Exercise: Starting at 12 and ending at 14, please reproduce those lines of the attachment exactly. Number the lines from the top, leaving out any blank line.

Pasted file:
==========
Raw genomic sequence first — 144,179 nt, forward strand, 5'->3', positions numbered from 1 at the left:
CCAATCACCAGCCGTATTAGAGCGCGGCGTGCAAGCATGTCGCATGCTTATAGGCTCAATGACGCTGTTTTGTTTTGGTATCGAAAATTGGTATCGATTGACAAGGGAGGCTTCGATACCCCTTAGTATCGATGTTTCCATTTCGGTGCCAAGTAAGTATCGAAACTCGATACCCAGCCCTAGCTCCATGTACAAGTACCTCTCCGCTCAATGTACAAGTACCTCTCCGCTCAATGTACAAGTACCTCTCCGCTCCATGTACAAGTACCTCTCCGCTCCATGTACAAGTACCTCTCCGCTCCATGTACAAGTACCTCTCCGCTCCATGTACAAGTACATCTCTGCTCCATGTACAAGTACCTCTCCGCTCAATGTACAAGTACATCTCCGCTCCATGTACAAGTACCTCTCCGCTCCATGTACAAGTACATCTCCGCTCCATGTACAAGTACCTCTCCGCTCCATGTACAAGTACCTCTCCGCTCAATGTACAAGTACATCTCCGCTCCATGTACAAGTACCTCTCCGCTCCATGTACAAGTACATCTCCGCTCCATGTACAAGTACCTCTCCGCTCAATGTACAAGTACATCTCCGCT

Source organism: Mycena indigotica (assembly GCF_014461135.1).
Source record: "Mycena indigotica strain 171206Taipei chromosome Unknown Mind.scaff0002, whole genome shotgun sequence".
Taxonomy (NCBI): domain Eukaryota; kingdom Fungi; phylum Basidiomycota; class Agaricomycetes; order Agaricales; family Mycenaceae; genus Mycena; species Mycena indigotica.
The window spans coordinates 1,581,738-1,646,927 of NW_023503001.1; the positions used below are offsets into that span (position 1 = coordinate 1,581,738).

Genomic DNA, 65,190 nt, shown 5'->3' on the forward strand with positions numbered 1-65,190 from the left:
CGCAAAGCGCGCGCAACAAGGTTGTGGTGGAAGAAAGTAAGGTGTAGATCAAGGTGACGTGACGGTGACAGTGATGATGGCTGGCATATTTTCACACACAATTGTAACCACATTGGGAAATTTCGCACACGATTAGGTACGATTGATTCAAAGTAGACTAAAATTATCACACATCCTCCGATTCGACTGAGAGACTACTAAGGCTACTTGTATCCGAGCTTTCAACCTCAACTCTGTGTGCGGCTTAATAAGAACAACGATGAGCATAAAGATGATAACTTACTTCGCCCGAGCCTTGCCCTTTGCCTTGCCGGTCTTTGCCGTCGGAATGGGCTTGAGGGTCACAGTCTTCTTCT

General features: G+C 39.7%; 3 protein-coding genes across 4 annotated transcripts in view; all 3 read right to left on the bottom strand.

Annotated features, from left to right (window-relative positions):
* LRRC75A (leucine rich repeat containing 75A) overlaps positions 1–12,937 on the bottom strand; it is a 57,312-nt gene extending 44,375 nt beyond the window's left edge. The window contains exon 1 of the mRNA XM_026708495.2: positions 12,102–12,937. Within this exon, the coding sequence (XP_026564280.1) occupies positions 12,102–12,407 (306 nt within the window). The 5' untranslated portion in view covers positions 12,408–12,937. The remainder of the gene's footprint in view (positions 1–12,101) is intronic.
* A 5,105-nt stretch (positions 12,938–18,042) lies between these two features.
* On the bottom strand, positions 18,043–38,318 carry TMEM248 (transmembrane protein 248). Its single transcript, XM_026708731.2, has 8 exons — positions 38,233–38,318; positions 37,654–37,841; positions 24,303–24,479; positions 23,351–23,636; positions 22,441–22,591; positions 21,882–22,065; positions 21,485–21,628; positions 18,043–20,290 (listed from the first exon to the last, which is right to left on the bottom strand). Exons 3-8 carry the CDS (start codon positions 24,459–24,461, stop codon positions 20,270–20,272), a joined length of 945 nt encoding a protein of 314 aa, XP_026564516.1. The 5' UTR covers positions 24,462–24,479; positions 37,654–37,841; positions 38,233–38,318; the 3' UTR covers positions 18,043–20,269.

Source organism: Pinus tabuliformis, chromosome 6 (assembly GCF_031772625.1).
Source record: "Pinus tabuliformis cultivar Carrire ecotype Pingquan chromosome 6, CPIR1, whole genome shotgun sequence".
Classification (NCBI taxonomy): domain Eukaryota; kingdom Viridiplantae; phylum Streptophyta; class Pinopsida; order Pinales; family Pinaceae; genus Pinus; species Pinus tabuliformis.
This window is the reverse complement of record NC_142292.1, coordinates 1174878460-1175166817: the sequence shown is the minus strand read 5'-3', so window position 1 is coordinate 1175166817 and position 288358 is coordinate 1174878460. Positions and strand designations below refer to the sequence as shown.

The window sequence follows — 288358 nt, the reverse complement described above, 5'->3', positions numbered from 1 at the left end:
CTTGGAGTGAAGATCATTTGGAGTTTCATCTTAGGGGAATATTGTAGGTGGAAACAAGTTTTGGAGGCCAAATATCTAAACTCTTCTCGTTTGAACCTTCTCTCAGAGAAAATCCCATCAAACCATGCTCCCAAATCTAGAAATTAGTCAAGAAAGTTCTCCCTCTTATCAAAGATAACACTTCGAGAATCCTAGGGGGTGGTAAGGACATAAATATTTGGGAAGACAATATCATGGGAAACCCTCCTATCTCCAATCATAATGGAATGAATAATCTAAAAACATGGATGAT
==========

* A 5,105-nt stretch (positions 12,938–18,042) lies between these two features.
* On the bottom strand, positions 18,043–38,318 carry TMEM248 (transmembrane protein 248). Its single transcript, XM_026708731.2, has 8 exons — positions 38,233–38,318; positions 37,654–37,841; positions 24,303–24,479; positions 23,351–23,636; positions 22,441–22,591; positions 21,882–22,065; positions 21,485–21,628; positions 18,043–20,290 (listed from the first exon to the last, which is right to left on the bottom strand). Exons 3-8 carry the CDS (start codon positions 24,459–24,461, stop codon positions 20,270–20,272), a joined length of 945 nt encoding a protein of 314 aa, XP_026564516.1. The 5' UTR covers positions 24,462–24,479; positions 37,654–37,841; positions 38,233–38,318; the 3' UTR covers positions 18,043–20,269.

Source organism: Pinus tabuliformis, chromosome 6 (assembly GCF_031772625.1).